Outline or Seat-of-the-Pants?

I’ve always considered myself a seat-of-the-pants writer rather than an outliner. Lately I’ve been wondering if there’s an in-between technique that can also work.

At the 2010 Pikes Peak Writers Conference, Carol Berg did a session on alternatives to outlining. She spoke of the “minimum you must know” before putting pen to paper:

Character(s) to care about

POV (Whose eyes are we looking through?)

Setting—time, place

What will be the moment when everything changes? (Catalyst)

I like to write the beginning of a new book knowing only those things, and with a tip of the hat to Nancy Kress, the primary throughline as well as the promise I’m making to the reader. (See her book, Beginnings, Middles, and Ends for more on these.)

Another piece of advice from Carol Berg that resonates with me: “Live the story with the characters.” Is it possible to do this if you’re following an outline?

What I’ve done with recent books is begin an outline at about Chapter Four, after I’ve got the story’s momentum going. The outline is rough, but helps me stay focused on the throughline and the major turning points. Doing this allows me to “live the story with the characters” while still having some guideposts along the way.

I stay a little ahead of the story with my outline, and as I write scenes, I go back and make adjustments to it as necessary. When I’m done with the book, the completed outline is a great help in revising, as I can read through it quickly and determine where to splice and dice.

This method works for me. What works for you? Are you a diehard outliner, seat-of-the-pantser, or somewhere in between, like me?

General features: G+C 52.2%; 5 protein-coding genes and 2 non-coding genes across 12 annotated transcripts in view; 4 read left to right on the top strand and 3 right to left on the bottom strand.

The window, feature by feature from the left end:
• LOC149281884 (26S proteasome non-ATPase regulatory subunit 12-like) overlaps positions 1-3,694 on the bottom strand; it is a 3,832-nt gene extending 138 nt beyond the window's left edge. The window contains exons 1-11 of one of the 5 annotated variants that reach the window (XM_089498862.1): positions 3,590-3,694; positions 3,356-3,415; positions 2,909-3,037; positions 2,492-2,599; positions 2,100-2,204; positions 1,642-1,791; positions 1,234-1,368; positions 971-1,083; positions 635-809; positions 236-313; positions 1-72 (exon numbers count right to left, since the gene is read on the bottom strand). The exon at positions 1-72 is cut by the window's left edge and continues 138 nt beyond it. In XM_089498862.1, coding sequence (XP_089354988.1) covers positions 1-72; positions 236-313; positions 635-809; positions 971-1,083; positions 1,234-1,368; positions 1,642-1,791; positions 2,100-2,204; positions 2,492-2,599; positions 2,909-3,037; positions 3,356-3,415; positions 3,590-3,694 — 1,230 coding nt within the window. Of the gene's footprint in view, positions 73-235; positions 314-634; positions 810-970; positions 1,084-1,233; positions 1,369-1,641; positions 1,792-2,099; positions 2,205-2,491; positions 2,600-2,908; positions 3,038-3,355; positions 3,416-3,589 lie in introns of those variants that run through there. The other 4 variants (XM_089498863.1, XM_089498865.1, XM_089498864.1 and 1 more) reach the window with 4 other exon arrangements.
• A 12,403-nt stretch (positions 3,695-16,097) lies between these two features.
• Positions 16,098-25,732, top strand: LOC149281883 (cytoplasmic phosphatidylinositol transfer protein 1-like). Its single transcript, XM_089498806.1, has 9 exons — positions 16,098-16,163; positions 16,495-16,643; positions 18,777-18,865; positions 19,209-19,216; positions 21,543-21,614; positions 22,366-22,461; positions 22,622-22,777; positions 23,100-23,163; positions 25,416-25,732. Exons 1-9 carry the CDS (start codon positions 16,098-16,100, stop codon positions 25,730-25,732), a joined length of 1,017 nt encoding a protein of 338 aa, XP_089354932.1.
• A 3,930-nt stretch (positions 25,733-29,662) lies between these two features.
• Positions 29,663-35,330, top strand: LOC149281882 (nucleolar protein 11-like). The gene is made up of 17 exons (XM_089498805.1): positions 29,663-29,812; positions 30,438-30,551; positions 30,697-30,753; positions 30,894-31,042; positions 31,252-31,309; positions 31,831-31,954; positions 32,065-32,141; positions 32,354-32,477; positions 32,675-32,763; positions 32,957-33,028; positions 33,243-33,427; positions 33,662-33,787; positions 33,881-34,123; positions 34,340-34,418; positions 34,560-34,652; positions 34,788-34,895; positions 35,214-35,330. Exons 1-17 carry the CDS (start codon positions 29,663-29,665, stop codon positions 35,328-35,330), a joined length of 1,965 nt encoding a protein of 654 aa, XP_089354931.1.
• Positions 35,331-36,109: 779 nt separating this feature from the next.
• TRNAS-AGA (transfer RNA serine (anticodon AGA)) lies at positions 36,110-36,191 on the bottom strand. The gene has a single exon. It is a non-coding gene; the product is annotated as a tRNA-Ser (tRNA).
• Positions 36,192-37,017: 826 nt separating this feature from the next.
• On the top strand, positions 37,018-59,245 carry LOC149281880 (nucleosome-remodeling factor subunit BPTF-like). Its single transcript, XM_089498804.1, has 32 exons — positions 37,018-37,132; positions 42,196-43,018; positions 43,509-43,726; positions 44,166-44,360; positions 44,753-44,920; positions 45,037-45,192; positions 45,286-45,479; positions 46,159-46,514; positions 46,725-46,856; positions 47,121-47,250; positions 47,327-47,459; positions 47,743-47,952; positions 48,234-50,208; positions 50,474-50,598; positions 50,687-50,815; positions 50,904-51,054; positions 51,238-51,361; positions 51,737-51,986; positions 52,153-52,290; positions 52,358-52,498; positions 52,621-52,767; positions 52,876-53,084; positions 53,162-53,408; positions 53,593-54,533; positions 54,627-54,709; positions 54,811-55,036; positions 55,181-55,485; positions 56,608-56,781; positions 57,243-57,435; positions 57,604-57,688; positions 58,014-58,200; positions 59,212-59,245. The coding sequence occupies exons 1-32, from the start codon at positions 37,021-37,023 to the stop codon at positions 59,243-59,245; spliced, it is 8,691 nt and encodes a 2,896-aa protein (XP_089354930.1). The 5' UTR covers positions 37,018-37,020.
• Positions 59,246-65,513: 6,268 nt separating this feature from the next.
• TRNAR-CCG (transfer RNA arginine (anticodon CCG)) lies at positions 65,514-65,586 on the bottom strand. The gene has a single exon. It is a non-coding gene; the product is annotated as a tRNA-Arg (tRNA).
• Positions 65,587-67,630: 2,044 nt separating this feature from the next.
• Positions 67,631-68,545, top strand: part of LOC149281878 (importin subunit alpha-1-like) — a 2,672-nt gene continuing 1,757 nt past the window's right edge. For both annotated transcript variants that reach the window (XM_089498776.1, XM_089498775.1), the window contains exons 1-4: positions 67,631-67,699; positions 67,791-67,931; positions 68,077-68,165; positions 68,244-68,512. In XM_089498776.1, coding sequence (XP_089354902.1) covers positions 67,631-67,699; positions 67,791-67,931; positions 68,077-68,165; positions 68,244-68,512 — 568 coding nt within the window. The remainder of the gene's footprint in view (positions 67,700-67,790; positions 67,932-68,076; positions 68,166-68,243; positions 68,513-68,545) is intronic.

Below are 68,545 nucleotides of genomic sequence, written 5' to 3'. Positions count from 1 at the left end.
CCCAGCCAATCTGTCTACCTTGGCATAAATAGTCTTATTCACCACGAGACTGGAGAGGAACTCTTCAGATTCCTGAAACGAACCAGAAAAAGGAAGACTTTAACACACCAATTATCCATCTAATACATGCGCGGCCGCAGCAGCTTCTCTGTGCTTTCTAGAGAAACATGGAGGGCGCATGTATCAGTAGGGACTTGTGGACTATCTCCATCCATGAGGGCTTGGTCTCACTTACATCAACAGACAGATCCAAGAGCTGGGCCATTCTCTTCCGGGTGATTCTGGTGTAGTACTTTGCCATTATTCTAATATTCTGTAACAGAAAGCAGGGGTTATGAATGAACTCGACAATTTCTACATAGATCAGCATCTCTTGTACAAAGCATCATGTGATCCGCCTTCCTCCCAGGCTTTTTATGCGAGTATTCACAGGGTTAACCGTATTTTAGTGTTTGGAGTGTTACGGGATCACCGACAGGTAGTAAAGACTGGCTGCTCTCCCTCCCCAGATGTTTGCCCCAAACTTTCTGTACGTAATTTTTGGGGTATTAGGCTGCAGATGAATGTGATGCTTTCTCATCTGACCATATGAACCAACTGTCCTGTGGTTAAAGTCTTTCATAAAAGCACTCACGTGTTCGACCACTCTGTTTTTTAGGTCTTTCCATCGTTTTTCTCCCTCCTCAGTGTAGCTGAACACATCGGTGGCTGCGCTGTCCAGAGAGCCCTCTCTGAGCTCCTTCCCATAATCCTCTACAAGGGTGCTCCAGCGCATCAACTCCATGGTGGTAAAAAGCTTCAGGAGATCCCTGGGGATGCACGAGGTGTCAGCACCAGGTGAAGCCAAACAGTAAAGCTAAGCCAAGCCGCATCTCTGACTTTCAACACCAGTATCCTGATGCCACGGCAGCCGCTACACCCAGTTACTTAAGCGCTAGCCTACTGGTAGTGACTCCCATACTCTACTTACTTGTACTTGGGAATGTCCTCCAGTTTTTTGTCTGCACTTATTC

(FYI, Carol Berg was also on this year’s PPWC faculty. Her sessions included “What is this Thing Called Voice” and “Words, Words, Words.” Her talks are filled with astute observations about writing craft and many examples to illustrate her points.)

6 comments on “Outline or Seat-of-the-Pants?

  1. Great post–I agree that there are many points between the two.

    I am a mostly seat-f-the-pants writer, but I think that when I am between writing sessions, my brain is always working on the virtual outline. I find myself thinking things like “okay, I’m about 1/3 of the way in, I need to shift the plot direction soon.” I always start knowing the beginning and the end, and then puzzling through how one gets to the other, my mind always a chapter or two ahead of my pen.

    I also think it has to do with what kind of story you are writing. I recently wrote a detective-style novel, and found outlining much more necessary.

  2. Thanks for the comment, Jeannie. Several years ago, the mystery writer, C.J. Box, spoke at PPWC about outlining and how much he depended on one. I love learning about how different writers work–it proves the point that there’s no right or wrong way!


  3. This is so great to read. Thank you. I’ve written novels, but each time I start, I can’t remember a thing. (I had the same thing happen with potty training my kids.)

    I’ve written by the seat of my pants, but I really like the idea of stopping once you’ve waded out just past the shallow water to take stock, and semi-outline the waters ahead. Thank you.

  4. I’m mostly a pantser, though I do usually see later scenes as I get into the story, and I jot down ideas for plot as they come to me. Sometimes I start with little more than a concept and a character, or even once, a concept and a first line. The writing leads me, and while I might have bigger revisions than an outliner, I get to know my characters and story well enough that the revisions are usually easy…once my brilliant critique groups have told me how to fix it, of course!

  5. Hi Laura,
    I agree, the extra revising does help delve deeper into characters. Certainly, the brilliance of your critique groups is unmatched!


  6. Audrey–I like the way you put that! I’ll have to remember it for future reference. It is, sometimes, hard to remember parts of your own book; if something was just in your head or you actually wrote it.

    Thanks for your comment.


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